138
138

PROPERTY FROM A PRIVATE COLLECTION

Paul Cézanne
FEMME ALLAITANT SON ENFANT
JUMP TO LOT
138

PROPERTY FROM A PRIVATE COLLECTION

Paul Cézanne
FEMME ALLAITANT SON ENFANT
JUMP TO LOT

Details & Cataloguing

Impressionist & Modern Art Day Sale

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London

Paul Cézanne
1839 - 1906
FEMME ALLAITANT SON ENFANT
oil on canvas
23.2 by 23.2cm., 9 1/8 by 9 1/8 in.
Painted circa 1872. 
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Provenance

Henri Rouart, Paris (sale: Galerie Manzi-Joyant, Paris, 11th December 1912, lot 93)
Joseph 'Jos' Hessel, Paris
Auguste Pellerin, Paris
Jean-Victor Pellerin, Paris & Sweden (by descent from the above)
Professor D. Carlstrom, Sweden (acquired from the above in 1947; sale: Sotheby's, London, 4th April 1989, lot 30)
Purchased at the above sale by the present owner

Exhibited

Lausanne, Fondation de l'Hermitage, L'Impressionnisme dans Les Collections Romandes, 1984, no. 103, illustrated in the catalogue

Literature

Arsène Alexandre, La Collection Henri Rouart, Paris, 1912, p. 70 (titled as Femme et enfant)
Charles Louis Borgmeyer, The Master Impressionists, Chicago, 1913, illustrated p. 276 (titled as Woman and Child)
Evelyn Marie Stuart, 'Cézanne and his place in Impressionism,' Fine Arts Journal 35, no. 5, New York, May 1917, illustrated p. 330 (titled as Woman and Child)
Élie Faure, 'Toujours Cézanne', Amour de l'Art, December 1920, illustrated p. 269 (titled as Maternité)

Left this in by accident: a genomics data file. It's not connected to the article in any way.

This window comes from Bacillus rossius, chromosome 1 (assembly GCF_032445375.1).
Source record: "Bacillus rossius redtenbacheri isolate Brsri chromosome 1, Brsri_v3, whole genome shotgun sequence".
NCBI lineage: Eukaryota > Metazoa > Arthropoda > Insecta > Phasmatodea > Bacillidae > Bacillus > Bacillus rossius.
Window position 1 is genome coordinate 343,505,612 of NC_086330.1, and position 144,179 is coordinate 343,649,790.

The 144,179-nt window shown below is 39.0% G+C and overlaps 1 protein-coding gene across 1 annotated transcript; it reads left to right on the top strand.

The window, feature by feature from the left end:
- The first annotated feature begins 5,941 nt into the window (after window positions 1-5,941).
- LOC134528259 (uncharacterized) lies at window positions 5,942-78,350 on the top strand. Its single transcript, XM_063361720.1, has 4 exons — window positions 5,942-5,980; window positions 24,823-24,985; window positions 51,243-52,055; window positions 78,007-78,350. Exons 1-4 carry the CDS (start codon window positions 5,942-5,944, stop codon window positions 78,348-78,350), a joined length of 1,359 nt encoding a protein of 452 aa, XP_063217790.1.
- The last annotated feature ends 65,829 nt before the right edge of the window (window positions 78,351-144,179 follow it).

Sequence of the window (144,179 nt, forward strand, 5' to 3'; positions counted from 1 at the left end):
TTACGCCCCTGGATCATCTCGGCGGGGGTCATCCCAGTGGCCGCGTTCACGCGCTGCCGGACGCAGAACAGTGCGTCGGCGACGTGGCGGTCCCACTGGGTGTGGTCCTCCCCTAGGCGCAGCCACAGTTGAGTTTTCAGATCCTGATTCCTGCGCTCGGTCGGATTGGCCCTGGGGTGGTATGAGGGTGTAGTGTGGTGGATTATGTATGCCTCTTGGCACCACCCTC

Atzouji Zeisho, Paul Cézanne, Tokyo, 1921, illustrated fig. 32
Georges Riviére, Le Maître Paul Cézanne, Paris, 1923, illustrated p. 142 (titled as Femme et Enfant and dated 1873)
Élie Faure, P. Cézanne, Paris, 1926, illustrated pl. 3 (titled as Maternité)
Eugenio d'Ors, Paul Cézanne, Paris, 1930, New York, illustrated p. 37
Georges Riviére, Cézanne, La Peintre solitaire, Paris, 1933 and 1942, illustrated p. 29
Eugenio d'Ors, Paul Cézanne, New York, 1936, illustrated pl. 50
John Rewald, 'A propos du catalogue raisonné de l'œuvre de Paul Cézanne et de la chronologie de cette œuvre', La Renaissance 20, March-April 1937, illustrated p. 54
Gualtieri di San Lazzaro, Paul Cézanne, Paris, 1938, illustrated fig. 50 (cropped)  
André Leclerc, Cézanne, New York, 1948, n.n., illustrated p. 9
Paul Gachet, Deux Amis des Impressionnistes - Le Dr. Gachet et Murer, Paris, 1956, illustrated fig. 21
Sandra Orienti, Tout l'œuvre peint de Cézanne, Paris, 1975, no. 248, illustrated p. 97
Lionello Venturi, Cézanne, Son Art - son Œuvre, San Francisco, 1989, vols. I & II, no. 233, ilustrated pl. 63
John Rewald, Walter Feilchenfeldt & Jayne Warman, The Paintings of Paul Cézanne, A Catalogue raisonné, London, 1996, vols. I & II, no. 216, illustrated p. 72
Madame Cézanne (exhibition catalogue), Metropolitan Museum of Art, New York, 2014, mentioned p. 4, listed p. 192, illustrated in colour p. 23
Walter Feilchenfeldt, Jayne Warman & David Nash, The Paintings of Paul Cézanne, an online catalogue raisonné, www.cezannecatalogue.com, no. 618

Catalogue Note